Members of the Student Assembly Organized to form the first ever black caucus.

Courtesy of Cornell Student Assembly's Black Caucus

Members of the Student Assembly Organized to form the first ever black caucus.

December 9, 2019

Student Assembly Members Create First Black Caucus

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Eleven members of the Student Assembly and its affiliated committees have organized to form the S.A’s first Black Caucus.

The organization, titled Cornell Student Assembly’s Black Caucus, was founded on Sunday with a mission to “continue the work of the Black students who organized the Willard Straight Hall Takeover of 1969, which resulted in the creation of the Cornell Student Assembly.”

According to a press release, which includes imagery of the Africana Studies and Research Center, Willard Straight Hall and Ujamaa Residential College, the founding of the caucus is related to treatment of black students on the S.A. and the role black students play in decision making on campus.

The caucus will work towards retention of black members on the S.A., treatment of black people, representation of black people and community building, Gavin Martin ’20, chair and speaker of the caucus and an S.A. representative, told The Sun.

The caucus is not an official body of the S.A. and will not seek out a process to become institutionalized within the charter of the S.A.

“Our existence as a collective does not require the validation of others and more specifically our non-black peers. The institutionalization we seek is exogenous from whatever formalized process the Student Assembly can possibly provide,” the founding statement reads.

S.A. President Joe Anderson ’20 said that he supports the caucus and recognizes the “historic” nature of the founding.

“Having the pleasure of personally knowing most members of the Caucus and their leadership I will stand with them and utilize any institutional privilege to make sure there is always a seat at the table for the Caucus,” Anderson told The Sun in an email.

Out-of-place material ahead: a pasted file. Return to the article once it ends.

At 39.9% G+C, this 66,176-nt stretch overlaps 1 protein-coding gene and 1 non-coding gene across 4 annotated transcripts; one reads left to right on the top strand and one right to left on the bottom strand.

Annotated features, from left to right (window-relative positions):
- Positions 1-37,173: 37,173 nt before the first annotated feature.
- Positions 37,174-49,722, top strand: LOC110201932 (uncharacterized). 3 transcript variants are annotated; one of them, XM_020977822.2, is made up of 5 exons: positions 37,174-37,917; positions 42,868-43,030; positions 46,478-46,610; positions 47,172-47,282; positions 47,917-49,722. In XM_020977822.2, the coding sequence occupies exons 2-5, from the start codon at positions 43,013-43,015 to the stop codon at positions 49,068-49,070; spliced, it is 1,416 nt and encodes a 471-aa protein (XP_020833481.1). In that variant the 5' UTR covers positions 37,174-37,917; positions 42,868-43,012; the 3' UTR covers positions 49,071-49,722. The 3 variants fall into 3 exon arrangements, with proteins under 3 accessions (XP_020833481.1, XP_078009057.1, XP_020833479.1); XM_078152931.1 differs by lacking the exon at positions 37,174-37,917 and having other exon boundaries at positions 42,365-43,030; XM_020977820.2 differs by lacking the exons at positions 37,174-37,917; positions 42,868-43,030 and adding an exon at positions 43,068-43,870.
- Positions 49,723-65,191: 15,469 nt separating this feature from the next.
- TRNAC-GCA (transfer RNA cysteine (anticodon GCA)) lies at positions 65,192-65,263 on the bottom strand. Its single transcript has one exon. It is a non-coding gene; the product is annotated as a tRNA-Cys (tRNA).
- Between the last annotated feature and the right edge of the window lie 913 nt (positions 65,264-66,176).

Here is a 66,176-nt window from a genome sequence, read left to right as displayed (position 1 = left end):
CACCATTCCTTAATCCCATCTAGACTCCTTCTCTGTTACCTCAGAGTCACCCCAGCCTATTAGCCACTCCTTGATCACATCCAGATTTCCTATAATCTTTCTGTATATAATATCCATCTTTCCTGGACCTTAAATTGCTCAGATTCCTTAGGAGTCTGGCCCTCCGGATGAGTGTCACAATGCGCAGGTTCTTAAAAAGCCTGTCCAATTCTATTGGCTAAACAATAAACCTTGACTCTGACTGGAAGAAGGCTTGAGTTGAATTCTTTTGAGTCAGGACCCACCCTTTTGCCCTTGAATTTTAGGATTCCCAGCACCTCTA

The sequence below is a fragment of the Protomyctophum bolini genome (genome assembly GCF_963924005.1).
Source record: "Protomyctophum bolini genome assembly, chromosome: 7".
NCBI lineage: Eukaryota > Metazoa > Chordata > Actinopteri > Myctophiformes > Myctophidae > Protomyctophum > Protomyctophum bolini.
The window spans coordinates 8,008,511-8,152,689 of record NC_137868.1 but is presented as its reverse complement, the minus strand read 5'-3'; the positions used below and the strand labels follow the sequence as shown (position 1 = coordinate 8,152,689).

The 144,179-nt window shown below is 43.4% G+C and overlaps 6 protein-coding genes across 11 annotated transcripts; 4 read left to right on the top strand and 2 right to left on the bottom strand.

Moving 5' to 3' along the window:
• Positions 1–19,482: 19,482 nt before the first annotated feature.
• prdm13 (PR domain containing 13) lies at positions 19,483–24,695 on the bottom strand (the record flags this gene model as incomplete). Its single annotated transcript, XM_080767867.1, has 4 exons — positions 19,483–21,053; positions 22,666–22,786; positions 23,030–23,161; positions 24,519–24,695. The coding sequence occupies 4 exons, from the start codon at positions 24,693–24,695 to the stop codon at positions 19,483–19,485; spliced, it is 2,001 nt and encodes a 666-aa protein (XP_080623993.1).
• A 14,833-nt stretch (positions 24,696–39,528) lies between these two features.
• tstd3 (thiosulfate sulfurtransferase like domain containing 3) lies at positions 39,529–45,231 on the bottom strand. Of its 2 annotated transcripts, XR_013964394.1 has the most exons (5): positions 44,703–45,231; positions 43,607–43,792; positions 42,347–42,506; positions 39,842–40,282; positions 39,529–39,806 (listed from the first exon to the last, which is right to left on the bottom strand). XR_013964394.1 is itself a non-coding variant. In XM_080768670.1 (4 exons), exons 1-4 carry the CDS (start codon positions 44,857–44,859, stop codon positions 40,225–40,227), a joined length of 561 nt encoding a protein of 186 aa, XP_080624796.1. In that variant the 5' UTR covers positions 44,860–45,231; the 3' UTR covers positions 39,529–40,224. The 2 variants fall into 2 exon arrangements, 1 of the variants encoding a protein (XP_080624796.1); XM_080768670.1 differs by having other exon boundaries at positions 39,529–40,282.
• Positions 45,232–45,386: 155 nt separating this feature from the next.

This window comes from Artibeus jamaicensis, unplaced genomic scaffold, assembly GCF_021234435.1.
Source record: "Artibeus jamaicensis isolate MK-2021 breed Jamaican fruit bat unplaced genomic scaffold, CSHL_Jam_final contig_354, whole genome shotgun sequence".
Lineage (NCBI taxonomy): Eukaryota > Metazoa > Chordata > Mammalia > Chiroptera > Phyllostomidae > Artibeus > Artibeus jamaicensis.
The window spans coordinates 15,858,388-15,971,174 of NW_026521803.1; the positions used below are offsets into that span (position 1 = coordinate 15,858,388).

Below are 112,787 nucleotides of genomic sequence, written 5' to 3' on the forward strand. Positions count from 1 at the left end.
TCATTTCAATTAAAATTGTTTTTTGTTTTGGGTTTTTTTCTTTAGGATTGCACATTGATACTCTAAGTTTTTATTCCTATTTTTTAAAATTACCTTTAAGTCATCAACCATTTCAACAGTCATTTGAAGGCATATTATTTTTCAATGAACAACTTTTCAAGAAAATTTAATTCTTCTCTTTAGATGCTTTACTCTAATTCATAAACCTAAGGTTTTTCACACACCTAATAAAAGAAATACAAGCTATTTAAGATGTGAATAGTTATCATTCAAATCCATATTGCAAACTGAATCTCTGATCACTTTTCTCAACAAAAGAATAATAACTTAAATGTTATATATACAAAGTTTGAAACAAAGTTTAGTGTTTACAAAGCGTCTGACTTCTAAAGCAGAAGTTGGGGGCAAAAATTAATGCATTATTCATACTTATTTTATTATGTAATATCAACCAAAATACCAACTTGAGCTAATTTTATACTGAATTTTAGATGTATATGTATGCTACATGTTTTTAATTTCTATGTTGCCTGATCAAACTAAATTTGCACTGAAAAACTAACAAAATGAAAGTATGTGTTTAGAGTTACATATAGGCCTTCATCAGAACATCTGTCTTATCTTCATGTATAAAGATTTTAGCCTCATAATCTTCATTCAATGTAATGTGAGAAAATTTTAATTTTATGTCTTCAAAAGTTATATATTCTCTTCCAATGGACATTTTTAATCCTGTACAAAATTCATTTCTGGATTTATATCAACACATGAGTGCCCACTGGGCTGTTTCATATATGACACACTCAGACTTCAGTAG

The founding statement of the caucus also addressed the intersectionality of the identities of its members, saying that the members are either Black women, Black queer women, black and queer or black, femme and queer.

The leadership for the caucus also includes Uchenna Chukwukere ’21, vice chair, Selam Woldai ’23, deputy speaker, and Jenniviv Bansah ’22, whip, and Moriah Adeghe ’21, Nabila Okudo ’21, Debbie Nykaru ’20, Renelle Mensah ’21, Destiny Nwafor ’21, Olubanke Agunloye ’20 and Eloya Ihegihu ’23 as founding members. All of these individuals identify as black and serve as a representative or on a committee.

Membership for the founding members was based on an application process. Martin said all black students affiliated with the assembly were invited to apply. Everyone who applied was selected and those not on the committee declined to apply.

In the future, there will be four types of membership in the caucus, including full-membership for active S.A. members, provisional membership for those interested in the S.A. and retroactive membership for past members of the S.A.

The fourth membership type is the guest membership. Starting in the spring, the caucus will open up the space semesterly for community members that “advocate for Black Rights and issues on campus.”

Martin said the caucus will focus membership for those that identify as black.

“We believe that black individuals most intimately understand what it means to be black and struggle in life, or have barriers in front of you because you are black,” Martin said. “It’s that lived experience that we really value.”

However, Martin recognizes the work that allies and non black people of color do to advocate black issues and is open to working with other groups through programming or as a guest of the caucus.